# What direction does the force vector point in regards to Earth's E and B fields?

In regards to the right hand rule, given Earth's electric and magnetic field, in which "direction" would a particle go?

-
I don't really see the point of this question. You're familiar with the Lorentz force law $\mathbf{F} = q(\mathbf{E} + \mathbf{v}\times\mathbf{B})$, right? What are you asking about that you can't get from that equation? (Just to be clear, I'm not trying to be insulting or anything, I really just don't understand what you're trying to find out) – David Z Apr 2 '11 at 1:55
Not familiar enough to answer the equation. Might you do an example equation with the applicable units of measurement (real numbers) for each variable? – earls Apr 2 '11 at 4:08
if you're not familiar with the Lorentz force law, I'm not sure I can do justice to it in a comment. Are you actually asking how to determine the force on a particle given the fields $\mathbf{E}$ and $\mathbf{B}$ at the particle's location? In that case, I'd suggest that you edit your question to just ask that (don't make it involve the Earth's fields) and it will be a much better question. Also, have a look at this question and this Wikipedia article and see if they help clarify anything for you. – David Z Apr 2 '11 at 4:16

The field lines of earth's magnetic field go from south pole to north pole. So they are parallel to the surface at the equator, and perpendicular at the (magnetic) poles (going vertically into the ground).

Now, what happens to a moving charge in a magnetic field? A particle moving parallel to the field lines will not feel any force, however when it's moving perpendicularly to the field, it will be deflected according to the right hand rule. Note that the direction of $\vec v$ will change, but not the magnitude.

(The source of this behavior comes from the cross product in the formulation of Lorentz' force: $F_L = q \, (\vec v \times \vec B)$.)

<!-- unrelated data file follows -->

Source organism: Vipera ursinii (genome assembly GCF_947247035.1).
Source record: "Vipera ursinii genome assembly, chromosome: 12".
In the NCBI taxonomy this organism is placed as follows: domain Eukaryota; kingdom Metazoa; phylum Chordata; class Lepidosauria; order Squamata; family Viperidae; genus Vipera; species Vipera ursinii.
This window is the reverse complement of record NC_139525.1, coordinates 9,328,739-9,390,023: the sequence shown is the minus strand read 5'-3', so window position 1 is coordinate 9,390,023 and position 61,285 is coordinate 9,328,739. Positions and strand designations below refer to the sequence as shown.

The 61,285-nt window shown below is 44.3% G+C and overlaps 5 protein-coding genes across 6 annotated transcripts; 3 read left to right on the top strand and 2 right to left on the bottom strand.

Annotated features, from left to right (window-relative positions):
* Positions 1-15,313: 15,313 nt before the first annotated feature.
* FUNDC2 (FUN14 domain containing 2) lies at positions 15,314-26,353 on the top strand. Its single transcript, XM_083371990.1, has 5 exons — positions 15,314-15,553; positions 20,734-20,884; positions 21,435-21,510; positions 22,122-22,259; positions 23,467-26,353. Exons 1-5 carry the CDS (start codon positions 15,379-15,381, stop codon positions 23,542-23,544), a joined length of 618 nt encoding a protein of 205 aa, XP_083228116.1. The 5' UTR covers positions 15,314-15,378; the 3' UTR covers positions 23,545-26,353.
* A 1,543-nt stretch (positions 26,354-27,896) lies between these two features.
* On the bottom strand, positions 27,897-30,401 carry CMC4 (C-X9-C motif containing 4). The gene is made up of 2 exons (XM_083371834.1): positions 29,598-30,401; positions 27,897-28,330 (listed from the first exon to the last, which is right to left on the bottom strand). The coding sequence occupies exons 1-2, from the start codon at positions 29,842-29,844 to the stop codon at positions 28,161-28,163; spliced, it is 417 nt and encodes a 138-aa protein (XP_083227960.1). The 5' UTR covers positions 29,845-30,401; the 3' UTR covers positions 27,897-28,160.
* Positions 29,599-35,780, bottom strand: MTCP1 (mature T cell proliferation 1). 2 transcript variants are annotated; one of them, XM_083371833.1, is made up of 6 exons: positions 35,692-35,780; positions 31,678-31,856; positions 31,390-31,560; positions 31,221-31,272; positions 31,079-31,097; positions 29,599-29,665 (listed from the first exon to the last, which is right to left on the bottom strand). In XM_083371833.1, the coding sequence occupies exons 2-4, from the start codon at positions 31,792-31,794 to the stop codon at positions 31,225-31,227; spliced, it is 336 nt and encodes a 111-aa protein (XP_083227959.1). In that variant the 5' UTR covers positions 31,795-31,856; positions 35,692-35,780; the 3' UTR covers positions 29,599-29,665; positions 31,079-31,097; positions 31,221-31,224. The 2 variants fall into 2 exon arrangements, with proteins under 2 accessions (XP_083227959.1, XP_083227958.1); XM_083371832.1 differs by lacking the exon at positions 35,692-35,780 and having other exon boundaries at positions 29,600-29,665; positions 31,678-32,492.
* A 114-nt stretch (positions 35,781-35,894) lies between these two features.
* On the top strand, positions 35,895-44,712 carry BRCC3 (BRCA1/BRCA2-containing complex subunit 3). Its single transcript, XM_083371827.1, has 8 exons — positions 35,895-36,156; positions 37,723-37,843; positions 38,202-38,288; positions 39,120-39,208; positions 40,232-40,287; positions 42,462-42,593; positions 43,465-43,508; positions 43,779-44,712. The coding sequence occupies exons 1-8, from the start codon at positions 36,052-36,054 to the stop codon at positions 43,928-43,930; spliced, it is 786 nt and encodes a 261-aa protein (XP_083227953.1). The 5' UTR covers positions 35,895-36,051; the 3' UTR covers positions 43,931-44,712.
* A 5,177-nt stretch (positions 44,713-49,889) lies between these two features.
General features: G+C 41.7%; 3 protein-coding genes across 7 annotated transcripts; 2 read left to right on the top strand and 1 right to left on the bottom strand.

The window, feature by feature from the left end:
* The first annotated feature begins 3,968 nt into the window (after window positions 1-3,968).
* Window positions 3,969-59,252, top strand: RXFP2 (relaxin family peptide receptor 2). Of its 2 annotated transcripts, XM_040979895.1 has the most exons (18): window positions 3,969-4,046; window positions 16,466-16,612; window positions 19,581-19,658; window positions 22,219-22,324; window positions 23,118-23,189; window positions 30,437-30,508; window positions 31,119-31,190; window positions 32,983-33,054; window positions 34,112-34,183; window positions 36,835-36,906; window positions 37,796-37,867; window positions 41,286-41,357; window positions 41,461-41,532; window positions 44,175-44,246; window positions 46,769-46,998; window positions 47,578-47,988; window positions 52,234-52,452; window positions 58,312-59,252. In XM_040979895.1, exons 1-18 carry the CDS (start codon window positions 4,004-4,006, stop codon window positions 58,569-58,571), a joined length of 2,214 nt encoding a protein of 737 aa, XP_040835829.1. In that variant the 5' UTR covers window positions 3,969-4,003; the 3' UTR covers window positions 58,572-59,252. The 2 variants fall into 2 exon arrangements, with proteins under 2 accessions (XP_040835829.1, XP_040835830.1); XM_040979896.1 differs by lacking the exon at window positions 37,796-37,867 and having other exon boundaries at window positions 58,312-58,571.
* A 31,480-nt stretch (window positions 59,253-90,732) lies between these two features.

Say your thumb points into the direction of the field line, your index finger in the direction of the particle movement. Then it will be deflected in the direction of your middle finger. Now turn your hand such that your index finger points into the new direction. You will see that the particle will describe a circle around the field line.

An incoming particle, say an electron from the ion wind of the sun, will in general have both velocity components perpendicular and parallel to the field. It will be moved away while describing the circle, and thus fly on a corkscrew-like path.

By the way, this is also the source of the northern lights (aurora borealis):

• Near the equator, the component of $\vec v$ pointing to the surface is perpendicular to the field lines, so that component is "trapped" in the circular motion. The other component parallel to the field lines leads the particle to the poles.

• Near the poles, the component of $\vec v$ pointing to the surface is parallel to the field lines, so the particles can descend to the ground while describing circles.

Because of the circular motion, the particles a) need much longer to reach the ground, and b) loose energy due to syncroton radiation. In this way, earth's magnetic field protects us from certain types of cosmic radiation!

-
though you have only examined the effect of the magnetic field. There exists an electric field too en.wikipedia.org/wiki/Natural_electric_field_of_the_Earth – anna v May 5 '11 at 14:22
That's interesting. I wasn't aware of a sizeable electric field (besides what you get in thunderstorms). – jdm May 5 '11 at 14:32
jdm, great answer, thank you very much. But having learning of Earth's electric field, how does it factor into Lorentz's equation concerning the velocity of the particle? Consider three particles: -1, 0, +1 charge. Please note if the north pole, south pole, and equator have a significant difference as before... Thanks! – earls May 21 '11 at 14:32